Few surprises in fourth Comcast hearing


The Senate Commerce Committee teed up the fourth dance party concerning the proposed merger of Comcast/NBCU, and at this point it seems there is little more that the Hill has to say. In general, Democrats were all about protecting consumers, and Republicans tended to worry about the merged entity having the power to innovate and compete.

NBCU’s Jeff Zucker got the day off, leaving it to Comcast’s Brian Roberts to defend the merger, which he did along the same lines he has been using in all the other hearings. He suggested that it was a risk his company was willing to take because it thinks the US economy is now at the bottom and that with steady general improvement, it can build the NBCU holdings up enough to enjoy a good return on investment.

Mark Cooper of the Consumer Federation of America joined Roberts for the fourth time and offered stiff resistance to the merger, saying it eliminated direct competitors in numerous ways, as well as providing vertical integration that would give Comcast too much market power.

Colleen Abdoulah of competing MVPD WOW said that it is critical that strong program access provisions are attached to the merger if it’s approved so that companies like her own can remain competitive.

John Wells of the Writers Guild of America, West echoed other union officials who testified earlier, finding that the merger would be bad for his membership. In particular, he predicted that further consolidation would be that more deleterious to independent production companies, drastically reducing employment opportunities for the creative community, as well as in other facets of the entertainment business.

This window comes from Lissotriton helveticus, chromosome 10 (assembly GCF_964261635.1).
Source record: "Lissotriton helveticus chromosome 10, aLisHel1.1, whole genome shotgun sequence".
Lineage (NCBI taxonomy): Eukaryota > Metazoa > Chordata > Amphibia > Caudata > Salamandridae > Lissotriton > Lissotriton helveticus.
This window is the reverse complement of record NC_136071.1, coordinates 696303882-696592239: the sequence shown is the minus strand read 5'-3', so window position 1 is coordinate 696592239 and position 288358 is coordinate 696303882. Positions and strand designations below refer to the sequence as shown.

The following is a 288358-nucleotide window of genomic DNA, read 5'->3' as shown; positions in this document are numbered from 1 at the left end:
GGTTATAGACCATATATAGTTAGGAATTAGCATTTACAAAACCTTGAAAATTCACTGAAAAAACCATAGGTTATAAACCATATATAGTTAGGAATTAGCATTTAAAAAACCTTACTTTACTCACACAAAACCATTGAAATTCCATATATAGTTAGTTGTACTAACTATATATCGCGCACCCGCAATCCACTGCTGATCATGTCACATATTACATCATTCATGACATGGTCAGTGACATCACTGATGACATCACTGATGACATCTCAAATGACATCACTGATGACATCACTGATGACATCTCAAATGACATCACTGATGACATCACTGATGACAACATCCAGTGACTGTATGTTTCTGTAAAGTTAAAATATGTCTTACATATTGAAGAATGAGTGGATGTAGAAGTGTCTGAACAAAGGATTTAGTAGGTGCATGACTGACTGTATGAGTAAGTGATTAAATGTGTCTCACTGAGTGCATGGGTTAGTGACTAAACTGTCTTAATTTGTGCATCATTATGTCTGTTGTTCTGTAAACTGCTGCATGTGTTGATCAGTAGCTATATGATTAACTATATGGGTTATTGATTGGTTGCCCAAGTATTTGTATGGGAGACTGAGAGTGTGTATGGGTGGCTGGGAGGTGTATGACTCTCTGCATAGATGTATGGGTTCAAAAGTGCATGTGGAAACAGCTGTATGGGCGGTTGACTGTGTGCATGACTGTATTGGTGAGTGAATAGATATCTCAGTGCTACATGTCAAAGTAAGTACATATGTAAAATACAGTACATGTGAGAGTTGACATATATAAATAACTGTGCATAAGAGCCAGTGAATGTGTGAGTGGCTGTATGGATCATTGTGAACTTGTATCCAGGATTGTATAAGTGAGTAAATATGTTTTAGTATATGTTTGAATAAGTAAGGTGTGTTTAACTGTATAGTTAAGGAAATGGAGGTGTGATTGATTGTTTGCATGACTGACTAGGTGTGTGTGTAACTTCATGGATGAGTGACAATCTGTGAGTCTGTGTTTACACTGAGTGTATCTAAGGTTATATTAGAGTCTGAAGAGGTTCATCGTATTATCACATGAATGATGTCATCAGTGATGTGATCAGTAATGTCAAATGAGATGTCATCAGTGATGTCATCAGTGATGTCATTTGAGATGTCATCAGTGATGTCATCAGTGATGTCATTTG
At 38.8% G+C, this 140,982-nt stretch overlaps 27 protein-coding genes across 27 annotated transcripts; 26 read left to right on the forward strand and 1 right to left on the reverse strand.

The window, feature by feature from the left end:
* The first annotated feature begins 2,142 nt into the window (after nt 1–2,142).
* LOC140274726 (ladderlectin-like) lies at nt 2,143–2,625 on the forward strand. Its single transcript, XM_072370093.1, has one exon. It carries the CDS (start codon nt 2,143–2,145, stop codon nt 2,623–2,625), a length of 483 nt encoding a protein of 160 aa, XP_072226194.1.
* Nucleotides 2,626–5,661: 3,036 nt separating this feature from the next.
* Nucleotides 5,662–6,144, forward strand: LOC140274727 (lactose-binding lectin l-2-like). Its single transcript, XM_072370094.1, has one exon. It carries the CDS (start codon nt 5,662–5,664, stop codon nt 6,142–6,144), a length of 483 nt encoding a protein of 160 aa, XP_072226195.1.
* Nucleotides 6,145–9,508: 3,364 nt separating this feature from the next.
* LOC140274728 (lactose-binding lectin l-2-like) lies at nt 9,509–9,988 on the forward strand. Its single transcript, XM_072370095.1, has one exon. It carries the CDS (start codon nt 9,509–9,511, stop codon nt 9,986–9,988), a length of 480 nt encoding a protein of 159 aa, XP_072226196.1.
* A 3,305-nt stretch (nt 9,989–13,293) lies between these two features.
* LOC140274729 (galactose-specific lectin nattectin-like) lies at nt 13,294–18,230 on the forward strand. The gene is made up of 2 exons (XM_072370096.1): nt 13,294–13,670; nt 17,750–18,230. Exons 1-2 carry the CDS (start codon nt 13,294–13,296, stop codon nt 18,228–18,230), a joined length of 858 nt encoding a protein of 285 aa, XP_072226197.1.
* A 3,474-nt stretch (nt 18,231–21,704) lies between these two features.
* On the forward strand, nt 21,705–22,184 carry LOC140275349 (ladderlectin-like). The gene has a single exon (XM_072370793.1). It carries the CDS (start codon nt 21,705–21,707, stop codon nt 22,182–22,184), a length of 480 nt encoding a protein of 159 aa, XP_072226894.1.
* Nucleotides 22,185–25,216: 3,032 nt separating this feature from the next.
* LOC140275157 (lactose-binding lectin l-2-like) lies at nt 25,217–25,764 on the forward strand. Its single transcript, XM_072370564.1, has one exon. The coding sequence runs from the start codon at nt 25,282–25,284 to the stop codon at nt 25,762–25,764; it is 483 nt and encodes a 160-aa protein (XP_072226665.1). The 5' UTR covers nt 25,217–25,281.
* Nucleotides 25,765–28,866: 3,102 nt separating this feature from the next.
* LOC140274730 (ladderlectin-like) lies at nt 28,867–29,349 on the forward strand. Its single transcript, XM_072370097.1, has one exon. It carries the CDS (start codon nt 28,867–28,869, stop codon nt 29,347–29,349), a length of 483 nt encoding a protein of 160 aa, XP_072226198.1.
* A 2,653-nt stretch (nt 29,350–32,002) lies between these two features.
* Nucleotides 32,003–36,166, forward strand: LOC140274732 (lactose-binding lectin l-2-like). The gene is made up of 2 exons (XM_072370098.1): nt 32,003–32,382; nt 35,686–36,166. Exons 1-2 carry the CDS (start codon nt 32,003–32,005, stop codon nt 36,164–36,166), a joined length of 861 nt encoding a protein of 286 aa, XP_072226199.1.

Finally, Christopher S. Yoo of the University of Pennsylvania Law School argued that there are almost no areas of overlap between Comcast and NBCU, and since therefore no loss of competition, there is no need to do anything more than wave the merger through the applicable regulatory agencies. Yoo also suggested that a merger review should not be used as a vehicle to impose new backdoor regulation.

Yoo’s ideas found quite a bit of opposition, immediately from Sen. Byron Dorgan (D-ND) and later from Cooper, who argued that Comcast would have the ability to restrict access to its programming to competing platforms, and at the same time raise the rates – a combination of moves he said would be available numerous ways.